In Shelby County v. Holder, the high court threw out Voting Rights Act requirements that states and counties with a history of discrimination get approval for any voting law changes from the federal government - giving Texas leave to implement the law.
The US Department of Justice has dropped its long-standing opposition to a key aspect of Texas' voter ID law. Attorneys for a voting rights group found that the new management of the Department of Justice has a much different view of voter-ID laws than it did during the Obama administration.
"At a minimum, the State Defendants and the United States anticipate that the parties would file a new round of briefing and present a new round of oral argument on the discriminatory goal claim if Texas enacts new voter ID legislation", the Texas and DOJ attorneys wrote in a joint motion.
The U.S. Department of Justice confirmed Monday it plans to ditch its longstanding position that Texas lawmakers purposefully discriminated against minority voters by passing the nation's strictest voter identification law in 2011.
In August 2016, the U.S. Fifth Circuit Court of Appeals ordered the state to temporarily change the state's voter ID law to allow people who did not possess a government-issued photo ID to vote in alternative ways, such as with bank statements or utility bills, and then sign an affidavit explaining their "reasonable impediment" stopping them from obtaining the ID.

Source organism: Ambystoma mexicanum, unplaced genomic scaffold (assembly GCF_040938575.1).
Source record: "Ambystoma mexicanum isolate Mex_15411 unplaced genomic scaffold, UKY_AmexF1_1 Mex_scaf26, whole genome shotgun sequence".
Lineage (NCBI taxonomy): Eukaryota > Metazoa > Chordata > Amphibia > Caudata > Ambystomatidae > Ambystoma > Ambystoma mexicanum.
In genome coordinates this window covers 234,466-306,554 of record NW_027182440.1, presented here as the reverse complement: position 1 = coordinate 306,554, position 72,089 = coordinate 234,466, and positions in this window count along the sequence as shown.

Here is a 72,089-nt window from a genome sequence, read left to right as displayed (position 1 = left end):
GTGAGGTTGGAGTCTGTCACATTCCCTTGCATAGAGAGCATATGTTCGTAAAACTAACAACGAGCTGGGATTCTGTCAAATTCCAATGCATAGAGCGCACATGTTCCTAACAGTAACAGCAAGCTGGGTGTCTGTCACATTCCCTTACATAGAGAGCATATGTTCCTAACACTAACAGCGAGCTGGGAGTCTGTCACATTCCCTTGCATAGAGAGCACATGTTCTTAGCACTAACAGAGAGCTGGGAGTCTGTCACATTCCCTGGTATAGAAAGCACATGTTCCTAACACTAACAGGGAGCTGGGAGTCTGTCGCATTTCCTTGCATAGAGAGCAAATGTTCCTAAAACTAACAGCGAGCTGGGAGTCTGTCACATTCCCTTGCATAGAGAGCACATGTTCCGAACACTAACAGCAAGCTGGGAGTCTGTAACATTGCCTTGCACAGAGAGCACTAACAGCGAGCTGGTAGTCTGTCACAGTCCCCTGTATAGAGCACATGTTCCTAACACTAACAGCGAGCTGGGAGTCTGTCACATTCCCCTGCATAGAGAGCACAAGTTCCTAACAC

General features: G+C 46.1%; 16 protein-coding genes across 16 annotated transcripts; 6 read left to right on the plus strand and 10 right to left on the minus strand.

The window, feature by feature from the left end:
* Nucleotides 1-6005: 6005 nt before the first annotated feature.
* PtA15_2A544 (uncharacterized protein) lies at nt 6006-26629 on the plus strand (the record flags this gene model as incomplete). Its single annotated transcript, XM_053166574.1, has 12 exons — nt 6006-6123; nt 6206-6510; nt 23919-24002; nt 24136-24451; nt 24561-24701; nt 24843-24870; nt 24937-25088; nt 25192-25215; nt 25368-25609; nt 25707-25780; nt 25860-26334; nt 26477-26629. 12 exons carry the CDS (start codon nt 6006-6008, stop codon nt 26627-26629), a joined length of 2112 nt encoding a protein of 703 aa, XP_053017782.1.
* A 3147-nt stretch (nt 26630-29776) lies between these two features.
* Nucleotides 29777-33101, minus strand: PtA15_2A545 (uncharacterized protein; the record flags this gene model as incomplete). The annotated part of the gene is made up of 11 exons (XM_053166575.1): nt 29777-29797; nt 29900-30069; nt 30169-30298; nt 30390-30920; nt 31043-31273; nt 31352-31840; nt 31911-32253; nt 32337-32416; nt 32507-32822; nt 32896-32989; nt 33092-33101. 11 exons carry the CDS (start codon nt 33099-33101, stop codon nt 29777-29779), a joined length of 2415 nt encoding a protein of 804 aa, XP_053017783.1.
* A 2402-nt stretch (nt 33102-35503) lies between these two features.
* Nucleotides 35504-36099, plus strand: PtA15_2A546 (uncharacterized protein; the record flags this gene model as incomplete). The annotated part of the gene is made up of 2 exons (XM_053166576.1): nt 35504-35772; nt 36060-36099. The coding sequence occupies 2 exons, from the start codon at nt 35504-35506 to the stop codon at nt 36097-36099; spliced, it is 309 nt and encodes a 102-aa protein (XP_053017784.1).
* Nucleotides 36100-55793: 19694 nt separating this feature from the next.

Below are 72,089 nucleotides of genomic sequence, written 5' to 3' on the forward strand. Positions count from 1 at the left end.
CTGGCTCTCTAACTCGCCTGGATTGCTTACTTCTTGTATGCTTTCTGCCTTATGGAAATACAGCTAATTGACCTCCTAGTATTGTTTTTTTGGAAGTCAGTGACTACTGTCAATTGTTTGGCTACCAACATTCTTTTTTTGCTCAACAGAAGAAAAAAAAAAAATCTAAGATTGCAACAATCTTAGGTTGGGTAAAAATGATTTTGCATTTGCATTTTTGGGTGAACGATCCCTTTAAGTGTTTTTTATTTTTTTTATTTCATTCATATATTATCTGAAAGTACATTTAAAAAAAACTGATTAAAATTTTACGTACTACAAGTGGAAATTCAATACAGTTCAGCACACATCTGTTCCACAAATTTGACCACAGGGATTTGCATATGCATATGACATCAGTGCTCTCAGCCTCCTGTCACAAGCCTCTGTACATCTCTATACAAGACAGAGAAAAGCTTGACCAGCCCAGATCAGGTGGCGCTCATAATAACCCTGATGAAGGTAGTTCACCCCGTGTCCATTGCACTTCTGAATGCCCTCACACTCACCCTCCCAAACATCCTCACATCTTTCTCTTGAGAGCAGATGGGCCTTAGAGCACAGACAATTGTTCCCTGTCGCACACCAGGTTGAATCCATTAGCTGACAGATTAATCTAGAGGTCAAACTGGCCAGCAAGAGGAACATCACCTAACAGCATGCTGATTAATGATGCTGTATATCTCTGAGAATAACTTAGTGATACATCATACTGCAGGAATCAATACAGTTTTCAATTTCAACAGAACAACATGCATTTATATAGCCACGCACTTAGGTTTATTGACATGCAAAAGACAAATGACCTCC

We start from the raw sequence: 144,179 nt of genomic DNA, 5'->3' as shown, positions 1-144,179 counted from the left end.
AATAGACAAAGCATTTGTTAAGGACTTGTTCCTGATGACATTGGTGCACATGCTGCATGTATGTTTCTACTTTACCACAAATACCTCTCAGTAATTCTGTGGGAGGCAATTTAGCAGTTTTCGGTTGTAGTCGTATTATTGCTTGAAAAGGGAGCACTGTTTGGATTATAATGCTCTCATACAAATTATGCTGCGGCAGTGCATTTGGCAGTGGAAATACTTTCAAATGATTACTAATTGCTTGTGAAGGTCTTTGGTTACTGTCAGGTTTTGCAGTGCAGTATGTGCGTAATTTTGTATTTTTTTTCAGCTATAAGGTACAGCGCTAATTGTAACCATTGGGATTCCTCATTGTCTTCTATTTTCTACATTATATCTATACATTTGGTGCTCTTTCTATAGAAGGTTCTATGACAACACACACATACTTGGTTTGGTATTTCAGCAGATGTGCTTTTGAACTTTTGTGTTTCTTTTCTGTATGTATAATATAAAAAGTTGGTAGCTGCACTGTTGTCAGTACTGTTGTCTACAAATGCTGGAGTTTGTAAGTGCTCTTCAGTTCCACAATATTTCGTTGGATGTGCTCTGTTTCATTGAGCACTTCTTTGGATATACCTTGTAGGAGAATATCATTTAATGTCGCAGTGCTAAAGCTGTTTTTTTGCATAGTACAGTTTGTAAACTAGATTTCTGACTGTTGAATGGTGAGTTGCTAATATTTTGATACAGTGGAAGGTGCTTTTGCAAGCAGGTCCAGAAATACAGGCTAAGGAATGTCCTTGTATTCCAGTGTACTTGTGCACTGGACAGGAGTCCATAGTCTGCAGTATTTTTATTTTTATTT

"I'm still not clear on how that new law affects this case", U.S. District Judge Nelva Gonzales Ramos in Corpus Christi, Texas, told lawyers. #DOJ abandoning its position that #Texas #VoterID law was adopted with discriminatory objective.
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"It's a complete 360", Lang told the Associated Press.
Civil rights groups sued in 2013, and the Obama Justice Department supported them.
The law being challenged was enacted in 2011 and required Texas residents to show one of seven forms of approved identification in order to cast a ballot.
In its court filing, the Justice Department asked Ramos to permit it to withdraw its claim that Texas acted with intent, arguing that it is best to give the Texas Legislature time to address the matter.
Civil rights groups have expressed fears that this new investigation will provide an incentive to state legislatures to adopt new restrictions on voters' rights.
Danielle Lang of the Washington-based Campaign Legal Center called the decision an "extraordinary disappointment". The conservative court, however, sent the case back to a district court to examine whether the law was also passed with a discriminatory intent - which is the point of Tuesday's planned proceedings. The law requires voters to present a limited array of government-issued photo IDs when voting in person - which include a Texas driver's license, a Texas handgun license or a military identification card, but not federal or state government identification card or student ID.